You may be tempted to contact a local plumber when you have a kitchen drain clog with wastewater from dirty dishes, but before you go ahead and spend that money, you need to know that it is almost always rather easy to fix.
It usually takes only very little time, requiring the tools you likely already have available. You’ll need the following tools/equipment and materials to carry out this task:
- Drain plunger
- Plastic container
- Channel-type pliers
- Rags or paper towels
Kitchen Drain Clog: Try to Plunge First
First of all, use a rubber cup-type plunger to try clearing the drain. Use a plastic container to bail out water from the sink, leaving about 1-2 inches.
Have the cup of the plunger positioned over the drain opening and pump rapidly up and down severally. Quickly remove the plunger from the drain opening. This will likely dislodge anything clogging the drain.
If that happens, run water for a few minutes in order to flush whatever kitchen drain clog debris down the line. Otherwise, bail out and sponge as much water remaining in the sink, and move on to disassemble and clear out the drain trap.
Inspect the Trap Assembly
Position a bucket or some other container underneath the trap so as to collect water, and also have a rag and some paper towels available to mop up spills. Inspect the drain parts. To disassemble the assembly of the main drain, loosen the large nuts located at the pipe connections.
For kitchen sinks, this normally includes a trap, a trap arm, and a two-part waste piece (for sinks with two basins).
You’ll also find a discharge pipe coming from the garbage disposal, or a vertical pipe (known as a tailpiece) dropping from the sink basins; these normally shouldn’t be removed.
Release the Drain Trap
This is simply the pipe piece shaped as a “J” at the drain assembly lowest point. Due to the trap’s sharp bend, it is so far the most common area for the occurrence of drain clogs.
Unscrew the nuts at both ends of the trap. Channel-type pliers may be used if you’re unable to do it by hand. Completely unscrew the nuts, then slide each one upwards a bit on the pipe alongside its washer.
Take out the second nut, while using one hand to provide support to the trap from below so it doesn’t fall down. Waste and dirty water is accumulated in the trap. Handle it with care, and ensure you have a bucket to collect water under it.
Kitchen Drain Clog: Take Out the Trap
Drag the trap straight downwards, then turn it upside down to empty its contents. If you completely emptied the sink, there should be less mess or water falling when the trap is being removed; if not, there may be quite a lot.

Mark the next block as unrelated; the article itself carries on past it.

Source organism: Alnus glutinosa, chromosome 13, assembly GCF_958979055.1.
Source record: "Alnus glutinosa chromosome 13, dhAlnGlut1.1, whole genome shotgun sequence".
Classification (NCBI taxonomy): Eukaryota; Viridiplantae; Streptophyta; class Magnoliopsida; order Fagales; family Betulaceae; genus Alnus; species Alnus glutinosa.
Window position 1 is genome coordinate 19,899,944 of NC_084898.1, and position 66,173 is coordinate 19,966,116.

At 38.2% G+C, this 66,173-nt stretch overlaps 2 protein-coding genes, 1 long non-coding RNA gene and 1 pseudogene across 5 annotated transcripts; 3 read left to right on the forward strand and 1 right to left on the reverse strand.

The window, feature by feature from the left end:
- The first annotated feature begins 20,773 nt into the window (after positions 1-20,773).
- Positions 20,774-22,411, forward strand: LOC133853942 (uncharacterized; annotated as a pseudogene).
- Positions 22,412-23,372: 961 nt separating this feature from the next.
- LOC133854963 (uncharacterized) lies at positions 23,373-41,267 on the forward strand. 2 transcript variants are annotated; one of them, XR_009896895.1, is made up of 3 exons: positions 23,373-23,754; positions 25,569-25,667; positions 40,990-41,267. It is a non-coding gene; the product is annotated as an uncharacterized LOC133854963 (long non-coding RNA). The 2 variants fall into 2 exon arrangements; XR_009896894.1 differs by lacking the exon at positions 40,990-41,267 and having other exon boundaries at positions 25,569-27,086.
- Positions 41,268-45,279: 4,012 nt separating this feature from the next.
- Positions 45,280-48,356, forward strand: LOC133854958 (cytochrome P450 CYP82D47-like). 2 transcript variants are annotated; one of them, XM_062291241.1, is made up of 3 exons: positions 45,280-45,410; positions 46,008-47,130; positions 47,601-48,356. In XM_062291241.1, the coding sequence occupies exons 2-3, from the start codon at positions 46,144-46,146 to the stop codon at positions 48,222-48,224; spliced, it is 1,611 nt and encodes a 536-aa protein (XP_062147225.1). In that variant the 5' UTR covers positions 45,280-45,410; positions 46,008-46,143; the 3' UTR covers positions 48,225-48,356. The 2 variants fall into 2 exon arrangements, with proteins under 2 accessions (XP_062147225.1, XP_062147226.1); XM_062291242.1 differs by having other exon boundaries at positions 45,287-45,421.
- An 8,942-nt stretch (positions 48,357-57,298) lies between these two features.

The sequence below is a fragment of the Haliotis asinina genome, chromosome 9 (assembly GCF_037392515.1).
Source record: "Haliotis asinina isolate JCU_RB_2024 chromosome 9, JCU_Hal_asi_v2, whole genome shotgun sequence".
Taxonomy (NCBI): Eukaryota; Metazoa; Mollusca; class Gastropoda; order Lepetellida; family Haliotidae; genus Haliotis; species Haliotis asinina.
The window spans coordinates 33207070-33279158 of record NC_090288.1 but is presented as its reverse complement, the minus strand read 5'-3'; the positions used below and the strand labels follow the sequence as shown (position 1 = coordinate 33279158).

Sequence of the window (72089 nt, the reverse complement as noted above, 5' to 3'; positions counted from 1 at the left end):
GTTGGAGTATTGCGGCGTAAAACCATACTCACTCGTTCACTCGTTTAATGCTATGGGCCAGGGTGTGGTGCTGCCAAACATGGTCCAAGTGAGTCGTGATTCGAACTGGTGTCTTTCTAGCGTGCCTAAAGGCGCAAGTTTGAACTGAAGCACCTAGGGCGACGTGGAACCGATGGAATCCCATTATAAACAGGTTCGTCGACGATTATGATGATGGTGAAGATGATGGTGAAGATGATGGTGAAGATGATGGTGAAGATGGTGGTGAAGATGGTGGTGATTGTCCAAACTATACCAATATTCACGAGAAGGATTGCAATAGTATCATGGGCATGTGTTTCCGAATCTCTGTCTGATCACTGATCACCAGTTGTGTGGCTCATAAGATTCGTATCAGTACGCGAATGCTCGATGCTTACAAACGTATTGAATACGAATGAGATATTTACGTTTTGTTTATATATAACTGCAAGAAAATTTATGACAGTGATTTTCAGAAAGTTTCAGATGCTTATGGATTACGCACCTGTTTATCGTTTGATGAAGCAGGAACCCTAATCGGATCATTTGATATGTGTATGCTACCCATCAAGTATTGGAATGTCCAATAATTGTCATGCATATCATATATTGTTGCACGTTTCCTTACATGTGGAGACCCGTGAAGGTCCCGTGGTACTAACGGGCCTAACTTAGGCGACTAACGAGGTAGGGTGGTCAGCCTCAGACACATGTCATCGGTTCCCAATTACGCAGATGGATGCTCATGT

Carefully inspect the trap for debris. You can clean it using a small utility brush or a toothbrush, or have it flushed with water in another sink.
If a visible clog is found here, and the other parts of the drain appear to be clear, then it’s possible you’ve found the problem and can now begin reassembling the trap. If not, then proceed with the disassembly.
Take Out the Trap Arm
This is the level pipe having a curved end connecting the branch drain that is in the wall. A clog is also likely to be found here. Unscrew the slip nut which holds the trap arm fast to the branch drain.
Remove the trap arm and inspect it for any clogs, and take out any available debris. If you find a visible kitchen drain clog here, then you need not look any further.
Kitchen Drain Clog: Take Out the Two-Part Waste
This is the level pipe which links the garbage disposal or two sink basins to the drain trap. Unscrew the two slip nuts attached to it and then take out the pipe. Inspect it properly for clogs and take out any available debris.
If a clog isn’t found in any of these areas, then it’s possible that you clog lies in the branch drain located behind the wall. This may be a bit more serious, although you may do it yourself with the help of a drain snake.
Reassemble the Drain
After all parts have been inspected and clogs removed, you can now begin to reassemble the drain in reverse order. Use hands to tighten all slip nuts, and then further tighten them using pliers (up to 1/8 of a turn).
Run the water to confirm the drain is clear and working properly. Allow plenty of water to flow through it and check for leaks. If any leaks are noticed at the parts, tighten the joint slightly more using pliers for a further 1/8 turn.
There’s no pressure in drain pipes, so the slip nuts don’t necessarily have to be so tightened.
Fill up the sink with water with the stopper in place. Release the stopper and observe underneath the sink for any leaks at the drain joints.
If there’s still a kitchen drain clog after you have worked on the drain trap, then you have a much deeper problem which may require the use of a drain snake. Otherwise, you’ll need to contact a plumber.
Ensure that the slip nuts are not over-tightened, as they consist of cheap plastic which may crack easily with the use of the pliers.